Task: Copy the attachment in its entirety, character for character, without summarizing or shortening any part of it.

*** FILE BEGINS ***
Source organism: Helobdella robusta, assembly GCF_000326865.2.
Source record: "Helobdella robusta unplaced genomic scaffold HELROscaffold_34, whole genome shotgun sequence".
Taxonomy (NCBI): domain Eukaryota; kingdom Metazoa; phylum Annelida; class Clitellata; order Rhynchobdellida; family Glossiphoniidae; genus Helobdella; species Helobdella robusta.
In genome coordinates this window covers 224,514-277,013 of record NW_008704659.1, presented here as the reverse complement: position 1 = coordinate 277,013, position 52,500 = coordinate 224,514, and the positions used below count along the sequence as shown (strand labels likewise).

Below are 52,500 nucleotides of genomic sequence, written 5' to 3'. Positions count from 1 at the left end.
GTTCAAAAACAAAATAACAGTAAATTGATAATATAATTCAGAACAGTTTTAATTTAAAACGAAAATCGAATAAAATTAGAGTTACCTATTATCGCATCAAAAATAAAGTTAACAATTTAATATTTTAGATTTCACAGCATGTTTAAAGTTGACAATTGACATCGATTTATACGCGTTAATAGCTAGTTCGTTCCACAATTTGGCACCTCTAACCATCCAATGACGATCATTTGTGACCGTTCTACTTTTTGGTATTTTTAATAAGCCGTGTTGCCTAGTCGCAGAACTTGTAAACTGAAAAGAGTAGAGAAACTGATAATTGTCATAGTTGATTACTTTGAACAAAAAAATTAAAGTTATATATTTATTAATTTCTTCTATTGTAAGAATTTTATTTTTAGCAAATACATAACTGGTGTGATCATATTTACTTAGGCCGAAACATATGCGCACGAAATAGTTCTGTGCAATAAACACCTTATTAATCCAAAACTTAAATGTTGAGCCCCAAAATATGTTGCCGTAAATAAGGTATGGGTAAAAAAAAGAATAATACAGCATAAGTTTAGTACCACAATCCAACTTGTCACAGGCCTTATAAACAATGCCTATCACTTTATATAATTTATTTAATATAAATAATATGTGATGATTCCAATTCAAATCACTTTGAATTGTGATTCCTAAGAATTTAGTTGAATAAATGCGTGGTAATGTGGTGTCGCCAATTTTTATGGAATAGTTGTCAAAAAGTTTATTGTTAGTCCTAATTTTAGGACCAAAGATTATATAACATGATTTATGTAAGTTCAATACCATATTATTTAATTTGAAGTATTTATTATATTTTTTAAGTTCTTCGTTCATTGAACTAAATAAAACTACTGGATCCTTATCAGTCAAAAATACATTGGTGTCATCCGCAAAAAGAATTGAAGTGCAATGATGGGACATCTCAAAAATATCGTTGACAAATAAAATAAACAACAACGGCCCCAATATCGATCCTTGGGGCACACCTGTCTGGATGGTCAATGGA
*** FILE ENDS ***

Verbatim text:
Source organism: Helobdella robusta, assembly GCF_000326865.2.
Source record: "Helobdella robusta unplaced genomic scaffold HELROscaffold_34, whole genome shotgun sequence".
Taxonomy (NCBI): domain Eukaryota; kingdom Metazoa; phylum Annelida; class Clitellata; order Rhynchobdellida; family Glossiphoniidae; genus Helobdella; species Helobdella robusta.
In genome coordinates this window covers 224,514-277,013 of record NW_008704659.1, presented here as the reverse complement: position 1 = coordinate 277,013, position 52,500 = coordinate 224,514, and the positions used below count along the sequence as shown (strand labels likewise).

Below are 52,500 nucleotides of genomic sequence, written 5' to 3'. Positions count from 1 at the left end.
GTTCAAAAACAAAATAACAGTAAATTGATAATATAATTCAGAACAGTTTTAATTTAAAACGAAAATCGAATAAAATTAGAGTTACCTATTATCGCATCAAAAATAAAGTTAACAATTTAATATTTTAGATTTCACAGCATGTTTAAAGTTGACAATTGACATCGATTTATACGCGTTAATAGCTAGTTCGTTCCACAATTTGGCACCTCTAACCATCCAATGACGATCATTTGTGACCGTTCTACTTTTTGGTATTTTTAATAAGCCGTGTTGCCTAGTCGCAGAACTTGTAAACTGAAAAGAGTAGAGAAACTGATAATTGTCATAGTTGATTACTTTGAACAAAAAAATTAAAGTTATATATTTATTAATTTCTTCTATTGTAAGAATTTTATTTTTAGCAAATACATAACTGGTGTGATCATATTTACTTAGGCCGAAACATATGCGCACGAAATAGTTCTGTGCAATAAACACCTTATTAATCCAAAACTTAAATGTTGAGCCCCAAAATATGTTGCCGTAAATAAGGTATGGGTAAAAAAAAGAATAATACAGCATAAGTTTAGTACCACAATCCAACTTGTCACAGGCCTTATAAACAATGCCTATCACTTTATATAATTTATTTAATATAAATAATATGTGATGATTCCAATTCAAATCACTTTGAATTGTGATTCCTAAGAATTTAGTTGAATAAATGCGTGGTAATGTGGTGTCGCCAATTTTTATGGAATAGTTGTCAAAAAGTTTATTGTTAGTCCTAATTTTAGGACCAAAGATTATATAACATGATTTATGTAAGTTCAATACCATATTATTTAATTTGAAGTATTTATTATATTTTTTAAGTTCTTCGTTCATTGAACTAAATAAAACTACTGGATCCTTATCAGTCAAAAATACATTGGTGTCATCCGCAAAAAGAATTGAAGTGCAATGATGGGACATCTCAAAAATATCGTTGACAAATAAAATAAACAACAACGGCCCCAATATCGATCCTTGGGGCACACCTGTCTGGATGGTCAATGGA